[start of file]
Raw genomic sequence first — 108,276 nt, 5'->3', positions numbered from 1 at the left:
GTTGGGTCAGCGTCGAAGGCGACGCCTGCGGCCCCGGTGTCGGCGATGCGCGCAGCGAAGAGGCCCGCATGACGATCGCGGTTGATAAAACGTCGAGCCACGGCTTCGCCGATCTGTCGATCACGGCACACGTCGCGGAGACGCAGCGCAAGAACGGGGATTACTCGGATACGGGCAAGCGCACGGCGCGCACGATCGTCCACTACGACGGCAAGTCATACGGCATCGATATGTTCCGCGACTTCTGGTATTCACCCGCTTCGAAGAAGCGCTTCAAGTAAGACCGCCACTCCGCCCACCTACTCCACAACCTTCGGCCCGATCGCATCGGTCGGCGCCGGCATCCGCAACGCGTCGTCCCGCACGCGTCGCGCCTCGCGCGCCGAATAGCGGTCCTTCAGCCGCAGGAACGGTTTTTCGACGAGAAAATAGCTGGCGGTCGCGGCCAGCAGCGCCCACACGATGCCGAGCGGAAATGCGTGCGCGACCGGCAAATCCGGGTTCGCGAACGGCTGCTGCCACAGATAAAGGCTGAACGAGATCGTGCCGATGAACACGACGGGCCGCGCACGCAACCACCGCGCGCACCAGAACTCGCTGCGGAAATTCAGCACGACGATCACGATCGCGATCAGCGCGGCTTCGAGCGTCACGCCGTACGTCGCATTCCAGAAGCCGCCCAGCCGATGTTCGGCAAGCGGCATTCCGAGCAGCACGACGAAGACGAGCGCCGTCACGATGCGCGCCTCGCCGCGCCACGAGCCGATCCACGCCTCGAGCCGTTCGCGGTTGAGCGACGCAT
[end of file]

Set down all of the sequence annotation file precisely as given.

Raw genomic sequence first — 108,276 nt, 5'->3', positions numbered from 1 at the left:
GTTGGGTCAGCGTCGAAGGCGACGCCTGCGGCCCCGGTGTCGGCGATGCGCGCAGCGAAGAGGCCCGCATGACGATCGCGGTTGATAAAACGTCGAGCCACGGCTTCGCCGATCTGTCGATCACGGCACACGTCGCGGAGACGCAGCGCAAGAACGGGGATTACTCGGATACGGGCAAGCGCACGGCGCGCACGATCGTCCACTACGACGGCAAGTCATACGGCATCGATATGTTCCGCGACTTCTGGTATTCACCCGCTTCGAAGAAGCGCTTCAAGTAAGACCGCCACTCCGCCCACCTACTCCACAACCTTCGGCCCGATCGCATCGGTCGGCGCCGGCATCCGCAACGCGTCGTCCCGCACGCGTCGCGCCTCGCGCGCCGAATAGCGGTCCTTCAGCCGCAGGAACGGTTTTTCGACGAGAAAATAGCTGGCGGTCGCGGCCAGCAGCGCCCACACGATGCCGAGCGGAAATGCGTGCGCGACCGGCAAATCCGGGTTCGCGAACGGCTGCTGCCACAGATAAAGGCTGAACGAGATCGTGCCGATGAACACGACGGGCCGCGCACGCAACCACCGCGCGCACCAGAACTCGCTGCGGAAATTCAGCACGACGATCACGATCGCGATCAGCGCGGCTTCGAGCGTCACGCCGTACGTCGCATTCCAGAAGCCGCCCAGCCGATGTTCGGCAAGCGGCATTCCGAGCAGCACGACGAAGACGAGCGCCGTCACGATGCGCGCCTCGCCGCGCCACGAGCCGATCCACGCCTCGAGCCGTTCGCGGTTGAGCGACGCAT